Introduction: The burden of disease in Lambert-Eaton myasthenic syndrome (LEMS) patients is unclear. This study focused on the patient's perspective to obtain patient-reported information on clinical symptoms, burden of illness, impact of LEMS on activities of daily living (ADL), and management of LEMS.
Methods: Semi-structured, face-to-face interviews with LEMS patients from two specialized centres in Germany between September and December 2010.
Results: Twelve patients participated; mean age 66.7 ± 9.8 years. First symptoms occurred at age 52.5 ± 14.0 years. Mean time between first symptoms and diagnosis was 4.4 ± 6.2 years. Patients reported neuromuscular, cranial, and autonomic symptoms plus general fatigue. Two-thirds of patients reported 10 or more symptoms. The most frequent symptoms were leg weakness (91.7%) and general fatigue (83.3%). Restrictions in ADL were reported always or often in 75% of patients. Over half of the patients (n = 7) reported poor or very poor health status. Mean EQ-5D utility scores were 0.34 ± 0.35, with little day-to-day variation. Patients visited a number of different clinicians; most had been hospitalized at some point in the course of their disease. The most frequent drug treatments were 3,4-diaminopyridine (3,4-DAP) (83.3%) and pyridostigmine (41.5%). The study has several limitations, including small sample size and the potential influence of recall bias.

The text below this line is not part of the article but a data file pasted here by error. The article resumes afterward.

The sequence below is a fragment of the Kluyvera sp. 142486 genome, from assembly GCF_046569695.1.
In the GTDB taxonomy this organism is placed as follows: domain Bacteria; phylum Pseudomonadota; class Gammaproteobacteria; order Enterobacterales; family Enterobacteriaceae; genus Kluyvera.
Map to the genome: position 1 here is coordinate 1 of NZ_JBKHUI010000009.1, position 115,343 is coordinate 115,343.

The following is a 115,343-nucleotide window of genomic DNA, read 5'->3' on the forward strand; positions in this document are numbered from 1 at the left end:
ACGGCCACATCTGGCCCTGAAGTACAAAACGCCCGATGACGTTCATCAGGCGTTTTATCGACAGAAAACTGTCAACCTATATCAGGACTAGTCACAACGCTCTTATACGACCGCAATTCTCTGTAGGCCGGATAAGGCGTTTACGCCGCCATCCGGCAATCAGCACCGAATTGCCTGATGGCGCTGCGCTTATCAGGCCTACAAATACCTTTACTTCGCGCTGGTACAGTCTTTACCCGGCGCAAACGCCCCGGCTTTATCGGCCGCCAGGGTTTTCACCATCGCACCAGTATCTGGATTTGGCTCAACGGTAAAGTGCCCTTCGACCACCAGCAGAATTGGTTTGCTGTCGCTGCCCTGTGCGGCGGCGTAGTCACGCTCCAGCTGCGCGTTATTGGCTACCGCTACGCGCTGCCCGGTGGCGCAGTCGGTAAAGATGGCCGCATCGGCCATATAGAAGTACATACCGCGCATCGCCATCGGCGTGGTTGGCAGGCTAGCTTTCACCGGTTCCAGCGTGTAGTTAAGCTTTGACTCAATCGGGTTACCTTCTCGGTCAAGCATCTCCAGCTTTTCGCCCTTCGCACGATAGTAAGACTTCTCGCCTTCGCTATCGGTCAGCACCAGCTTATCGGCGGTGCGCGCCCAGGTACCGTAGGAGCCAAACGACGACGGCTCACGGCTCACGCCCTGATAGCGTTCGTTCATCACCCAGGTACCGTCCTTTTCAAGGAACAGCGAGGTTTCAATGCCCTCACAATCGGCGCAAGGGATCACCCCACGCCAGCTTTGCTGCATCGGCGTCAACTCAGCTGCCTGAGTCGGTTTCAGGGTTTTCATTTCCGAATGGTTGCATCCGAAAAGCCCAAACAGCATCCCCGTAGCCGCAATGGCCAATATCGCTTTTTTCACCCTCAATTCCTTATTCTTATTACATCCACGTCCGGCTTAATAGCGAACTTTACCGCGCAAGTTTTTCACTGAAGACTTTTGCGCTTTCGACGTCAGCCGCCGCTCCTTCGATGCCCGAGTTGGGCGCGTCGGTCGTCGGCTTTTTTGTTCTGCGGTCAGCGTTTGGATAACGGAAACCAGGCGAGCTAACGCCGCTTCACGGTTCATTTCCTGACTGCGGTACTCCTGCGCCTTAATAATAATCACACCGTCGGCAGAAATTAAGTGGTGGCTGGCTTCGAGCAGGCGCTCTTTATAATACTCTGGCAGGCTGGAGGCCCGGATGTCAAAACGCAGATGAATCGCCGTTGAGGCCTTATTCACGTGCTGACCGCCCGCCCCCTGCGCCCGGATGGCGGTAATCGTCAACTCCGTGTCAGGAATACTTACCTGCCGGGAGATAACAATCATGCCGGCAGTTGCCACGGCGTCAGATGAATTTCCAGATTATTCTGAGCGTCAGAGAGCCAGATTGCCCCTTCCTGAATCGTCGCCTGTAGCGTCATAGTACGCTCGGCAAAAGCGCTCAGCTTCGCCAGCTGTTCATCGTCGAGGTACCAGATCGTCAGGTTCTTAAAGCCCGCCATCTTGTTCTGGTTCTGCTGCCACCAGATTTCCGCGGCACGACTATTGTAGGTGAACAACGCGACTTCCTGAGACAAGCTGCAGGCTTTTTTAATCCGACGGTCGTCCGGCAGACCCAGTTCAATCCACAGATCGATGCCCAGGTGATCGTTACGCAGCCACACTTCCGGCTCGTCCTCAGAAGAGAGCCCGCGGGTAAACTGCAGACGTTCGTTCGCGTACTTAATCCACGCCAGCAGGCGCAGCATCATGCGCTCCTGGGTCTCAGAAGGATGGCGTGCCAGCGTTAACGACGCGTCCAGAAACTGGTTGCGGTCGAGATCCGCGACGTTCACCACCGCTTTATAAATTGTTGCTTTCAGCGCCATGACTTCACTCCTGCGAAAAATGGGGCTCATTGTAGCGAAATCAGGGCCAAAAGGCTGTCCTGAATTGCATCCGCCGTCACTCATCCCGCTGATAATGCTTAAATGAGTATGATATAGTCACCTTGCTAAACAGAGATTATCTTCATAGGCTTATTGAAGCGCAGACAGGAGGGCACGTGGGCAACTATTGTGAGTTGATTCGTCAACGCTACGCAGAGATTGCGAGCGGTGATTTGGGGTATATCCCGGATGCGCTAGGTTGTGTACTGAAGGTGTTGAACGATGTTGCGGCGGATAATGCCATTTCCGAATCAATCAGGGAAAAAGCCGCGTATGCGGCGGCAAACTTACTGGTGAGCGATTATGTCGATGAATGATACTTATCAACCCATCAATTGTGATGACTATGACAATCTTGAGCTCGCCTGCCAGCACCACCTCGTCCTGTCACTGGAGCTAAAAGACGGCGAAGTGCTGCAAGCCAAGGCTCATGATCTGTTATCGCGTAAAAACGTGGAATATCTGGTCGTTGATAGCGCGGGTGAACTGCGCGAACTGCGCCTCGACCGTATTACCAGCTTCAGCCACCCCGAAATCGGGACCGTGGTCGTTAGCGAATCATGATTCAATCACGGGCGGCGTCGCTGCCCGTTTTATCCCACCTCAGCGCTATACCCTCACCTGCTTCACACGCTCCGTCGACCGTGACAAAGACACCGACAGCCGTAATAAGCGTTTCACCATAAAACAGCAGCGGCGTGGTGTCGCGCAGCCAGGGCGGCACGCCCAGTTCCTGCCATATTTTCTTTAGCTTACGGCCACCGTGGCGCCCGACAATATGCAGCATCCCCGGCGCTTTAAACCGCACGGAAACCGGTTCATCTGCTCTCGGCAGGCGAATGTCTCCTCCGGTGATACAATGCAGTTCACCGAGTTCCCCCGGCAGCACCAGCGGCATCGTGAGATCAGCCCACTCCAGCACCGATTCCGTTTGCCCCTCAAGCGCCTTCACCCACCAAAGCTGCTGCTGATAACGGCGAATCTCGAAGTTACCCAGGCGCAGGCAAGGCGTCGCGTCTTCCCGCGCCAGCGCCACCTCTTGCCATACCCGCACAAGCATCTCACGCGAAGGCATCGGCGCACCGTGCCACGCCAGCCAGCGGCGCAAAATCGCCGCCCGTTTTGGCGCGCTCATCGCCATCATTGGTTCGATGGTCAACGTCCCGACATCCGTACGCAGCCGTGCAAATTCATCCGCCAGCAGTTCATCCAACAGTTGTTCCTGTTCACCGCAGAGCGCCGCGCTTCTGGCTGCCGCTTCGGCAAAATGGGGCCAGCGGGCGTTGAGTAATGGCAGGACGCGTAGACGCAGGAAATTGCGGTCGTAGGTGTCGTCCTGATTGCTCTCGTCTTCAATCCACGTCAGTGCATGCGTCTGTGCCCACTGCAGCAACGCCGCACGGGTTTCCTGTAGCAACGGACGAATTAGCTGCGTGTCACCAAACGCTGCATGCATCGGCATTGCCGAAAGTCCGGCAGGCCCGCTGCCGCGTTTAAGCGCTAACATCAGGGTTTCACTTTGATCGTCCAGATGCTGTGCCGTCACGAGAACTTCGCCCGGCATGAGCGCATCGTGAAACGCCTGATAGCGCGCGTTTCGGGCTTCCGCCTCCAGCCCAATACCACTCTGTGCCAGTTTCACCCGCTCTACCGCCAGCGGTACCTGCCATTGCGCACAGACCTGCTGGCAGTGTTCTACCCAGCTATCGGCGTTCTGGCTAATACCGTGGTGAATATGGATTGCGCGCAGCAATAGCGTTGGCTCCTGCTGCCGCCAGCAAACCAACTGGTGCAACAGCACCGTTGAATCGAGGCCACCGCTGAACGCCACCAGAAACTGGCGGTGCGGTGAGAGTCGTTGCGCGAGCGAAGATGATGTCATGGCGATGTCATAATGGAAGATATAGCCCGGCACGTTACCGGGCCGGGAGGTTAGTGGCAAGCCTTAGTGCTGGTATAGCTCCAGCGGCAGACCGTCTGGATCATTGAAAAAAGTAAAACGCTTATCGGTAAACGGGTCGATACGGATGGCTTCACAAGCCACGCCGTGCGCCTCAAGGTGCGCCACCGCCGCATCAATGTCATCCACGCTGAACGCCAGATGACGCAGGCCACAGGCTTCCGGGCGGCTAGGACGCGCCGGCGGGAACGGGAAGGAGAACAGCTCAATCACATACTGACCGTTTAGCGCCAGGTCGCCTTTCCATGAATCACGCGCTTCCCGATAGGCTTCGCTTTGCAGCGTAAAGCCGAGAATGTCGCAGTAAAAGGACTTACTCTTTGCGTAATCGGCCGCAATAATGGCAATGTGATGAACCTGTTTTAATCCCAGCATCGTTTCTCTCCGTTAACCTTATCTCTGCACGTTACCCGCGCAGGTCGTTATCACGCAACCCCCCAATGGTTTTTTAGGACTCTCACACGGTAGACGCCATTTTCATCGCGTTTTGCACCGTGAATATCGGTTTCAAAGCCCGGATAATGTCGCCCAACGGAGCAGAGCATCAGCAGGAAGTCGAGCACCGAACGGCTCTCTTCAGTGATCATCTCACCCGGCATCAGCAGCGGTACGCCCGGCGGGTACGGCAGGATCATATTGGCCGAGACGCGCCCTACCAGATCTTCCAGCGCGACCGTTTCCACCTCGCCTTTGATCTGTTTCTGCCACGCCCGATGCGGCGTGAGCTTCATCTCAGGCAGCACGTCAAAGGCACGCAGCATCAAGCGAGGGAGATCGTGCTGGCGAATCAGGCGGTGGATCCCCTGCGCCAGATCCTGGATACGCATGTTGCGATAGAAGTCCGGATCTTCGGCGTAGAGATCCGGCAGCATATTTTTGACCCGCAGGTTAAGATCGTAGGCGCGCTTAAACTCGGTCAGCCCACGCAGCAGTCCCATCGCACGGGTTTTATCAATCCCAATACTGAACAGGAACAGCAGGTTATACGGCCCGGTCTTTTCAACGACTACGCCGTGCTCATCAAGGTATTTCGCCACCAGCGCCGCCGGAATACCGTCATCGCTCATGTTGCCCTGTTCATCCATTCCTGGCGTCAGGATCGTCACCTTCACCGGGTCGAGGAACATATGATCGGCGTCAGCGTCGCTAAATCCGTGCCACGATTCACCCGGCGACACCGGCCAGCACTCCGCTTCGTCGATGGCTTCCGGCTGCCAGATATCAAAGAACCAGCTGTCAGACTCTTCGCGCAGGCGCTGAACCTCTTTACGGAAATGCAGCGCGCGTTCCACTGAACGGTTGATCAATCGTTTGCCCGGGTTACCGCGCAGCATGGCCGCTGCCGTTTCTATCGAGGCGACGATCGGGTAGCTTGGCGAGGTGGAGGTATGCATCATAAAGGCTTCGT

Conclusion: LEMS patients report long individual disease histories. Most patients suffer multiple symptoms which are frequently severe and troublesome, and almost all are restricted in ADL with poor health status. There is high utilization of healthcare resources from diagnosis to ongoing treatment. Physicians should be aware of this rare disease to ensure that patients receive an early diagnosis and prompt and appropriate treatment.